The Maldacena duality can't be used to 'make predictions' with a string theory, its just a correspondence between a string theory and a conformal field theory. It's useful because sometimes calculations which are hard in a CFT can be made in the corresponding string theory which is sometimes easier (or vice versa). It cannot be used to support the physical validity of some string theory.

Comment: Re:Sounds neat, but I'm confused... (Score 1) 220

by disputationist (#26584635) Attached to: Scientists Teleport Information Between Ions a Meter Apart
Apparently the use of the term 'teleportation' is causing a lot of confusion. In QM, two particles that have identical states (quantum numbers) are considered indistinguishable; if they were switched, you wouldn't know. TFA describes a process that allows an entire state to be transferred instantaneously from one particle (or system) to another, and since in QM they are the same, the particle has been 'teleported'. There is nothing superluminal here, since before the state can be transferred you have to send some information across at kosher speeds.

Comment: Re:A question that maybe someone might answer... (Score 2, Informative) 220

by disputationist (#26584569) Attached to: Scientists Teleport Information Between Ions a Meter Apart
They know it was entangled because they prepared the state way. For example, if you have a spin zero particle that splits up into two particles, and you measure one as spin up, the other must be necessarily spin down, no matter how far away it is, because of the conservation of angular momentum. Or you can think of a neutral particle splitting into positive and negative ones. So I guess it is ultimately the consequence of some conservation law.

Comment: Re:Don't panic (Score 2, Interesting) 532

by disputationist (#26492813) Attached to: The Universe As Hologram

What we have is that classical mechanics is a particular approximation of general relativity, at one end of the scale, and of quantum mechanics, at the other.

Not quite, they describe different things, so you can put them on the same scale. Classical mechanics is a framework for describing the dynamics of a system once you specify the forces. QM is a different framework. But GR is a theory for describing a particular force, gravity.

A wonderful example iirc is the spinning top. In classical mechanics, the top cannot be solved exactly. But in general relativity, the top can be solved exactly in about one page

This doesn't make any sense IMO, unless you can come up with something to back it up. If you mean the precession of a top in the presence of gravity, then sure it can be solved analytically in classical mechanics, but the general two body problem has no analytical solution in GR, and I doubt the restriction to a top simplifies it enough to allow a closed form solution. But I can give you valid examples that suggest the opposite. In classical mechanics, the dynamics under a linear potential (constant force) is very simple: constant acceleration in one direction. But try solving that in quantum mechanics, and what you get are hideous Airy functions to describe the position of the particle.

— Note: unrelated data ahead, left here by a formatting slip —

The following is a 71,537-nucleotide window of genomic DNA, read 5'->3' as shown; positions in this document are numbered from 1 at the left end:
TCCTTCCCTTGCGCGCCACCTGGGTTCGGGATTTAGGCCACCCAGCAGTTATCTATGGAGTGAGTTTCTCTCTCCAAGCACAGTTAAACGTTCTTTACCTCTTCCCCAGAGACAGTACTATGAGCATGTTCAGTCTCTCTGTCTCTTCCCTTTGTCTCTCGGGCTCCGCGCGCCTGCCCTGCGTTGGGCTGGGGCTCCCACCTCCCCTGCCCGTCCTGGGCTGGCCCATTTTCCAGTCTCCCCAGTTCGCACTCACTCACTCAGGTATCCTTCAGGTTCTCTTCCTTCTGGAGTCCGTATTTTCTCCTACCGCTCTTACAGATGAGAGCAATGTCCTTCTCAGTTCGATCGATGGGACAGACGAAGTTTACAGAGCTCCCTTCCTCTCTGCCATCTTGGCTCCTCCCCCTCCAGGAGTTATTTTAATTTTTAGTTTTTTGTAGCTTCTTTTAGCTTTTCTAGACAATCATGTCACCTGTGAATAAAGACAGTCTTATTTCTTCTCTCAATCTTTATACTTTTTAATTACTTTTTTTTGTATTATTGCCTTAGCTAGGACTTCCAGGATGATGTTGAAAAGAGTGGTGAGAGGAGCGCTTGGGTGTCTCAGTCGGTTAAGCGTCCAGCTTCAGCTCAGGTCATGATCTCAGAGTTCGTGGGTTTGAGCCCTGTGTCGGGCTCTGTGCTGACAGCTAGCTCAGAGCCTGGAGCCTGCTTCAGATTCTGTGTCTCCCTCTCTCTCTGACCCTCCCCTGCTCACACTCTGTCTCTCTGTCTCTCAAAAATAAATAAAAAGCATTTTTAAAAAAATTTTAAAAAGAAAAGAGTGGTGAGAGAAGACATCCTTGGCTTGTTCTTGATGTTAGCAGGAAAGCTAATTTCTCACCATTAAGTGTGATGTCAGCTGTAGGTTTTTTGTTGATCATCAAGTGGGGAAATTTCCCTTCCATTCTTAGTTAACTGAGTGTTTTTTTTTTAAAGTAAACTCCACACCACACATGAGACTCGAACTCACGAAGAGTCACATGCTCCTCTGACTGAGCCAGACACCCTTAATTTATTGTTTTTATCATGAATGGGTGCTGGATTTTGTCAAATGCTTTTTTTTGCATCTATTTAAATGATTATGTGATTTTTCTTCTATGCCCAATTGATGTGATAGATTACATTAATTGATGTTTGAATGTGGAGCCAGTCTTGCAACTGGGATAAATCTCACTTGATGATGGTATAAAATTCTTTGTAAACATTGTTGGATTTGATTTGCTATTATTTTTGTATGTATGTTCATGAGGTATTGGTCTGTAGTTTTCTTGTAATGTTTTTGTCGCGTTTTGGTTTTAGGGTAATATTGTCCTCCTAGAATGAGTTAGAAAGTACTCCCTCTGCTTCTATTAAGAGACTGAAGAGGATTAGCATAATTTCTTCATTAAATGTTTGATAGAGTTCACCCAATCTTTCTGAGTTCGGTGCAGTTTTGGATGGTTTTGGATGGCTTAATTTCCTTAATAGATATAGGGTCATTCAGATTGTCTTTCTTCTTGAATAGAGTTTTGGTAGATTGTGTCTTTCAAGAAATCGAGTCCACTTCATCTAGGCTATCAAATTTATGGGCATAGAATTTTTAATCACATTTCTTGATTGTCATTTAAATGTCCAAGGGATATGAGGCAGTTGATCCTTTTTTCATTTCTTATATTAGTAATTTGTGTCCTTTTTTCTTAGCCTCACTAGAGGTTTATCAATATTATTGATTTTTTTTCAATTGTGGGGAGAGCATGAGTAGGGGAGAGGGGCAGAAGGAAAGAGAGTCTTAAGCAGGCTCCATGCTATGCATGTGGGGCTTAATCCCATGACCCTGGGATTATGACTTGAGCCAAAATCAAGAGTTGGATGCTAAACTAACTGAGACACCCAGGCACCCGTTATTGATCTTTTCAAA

The designer, then, still has the last laugh, until there is a TOE, if there ever is.

Not even then. I don't know what it means among laypeople, but for a physicist TOE means a quantum field theory that describes gravity, electroweak and strong force. I can guarantee that we will have such a theory in 100 years, and probably a lot less. I can also guarantee that this TOE will eventually be superseded by a more accurate theory.

Comment: Re:Don't panic (Score 3, Informative) 532

by disputationist (#26486121) Attached to: The Universe As Hologram

it is interesting to note that the universe is mainly built out of second order laws. This means that in many cases there are a small number of poles or zeros that can control macroscopic behaviour and often analytic solutions exist. This would be how a designer would do it.

Nope. It is just that scientists use simple models like harmonic oscillator for most systems, simply because they are easy to solve. That doesn't mean that the universe is 'built' from second order laws. The rest of your post is also similar misinterpretations of QM, optics etc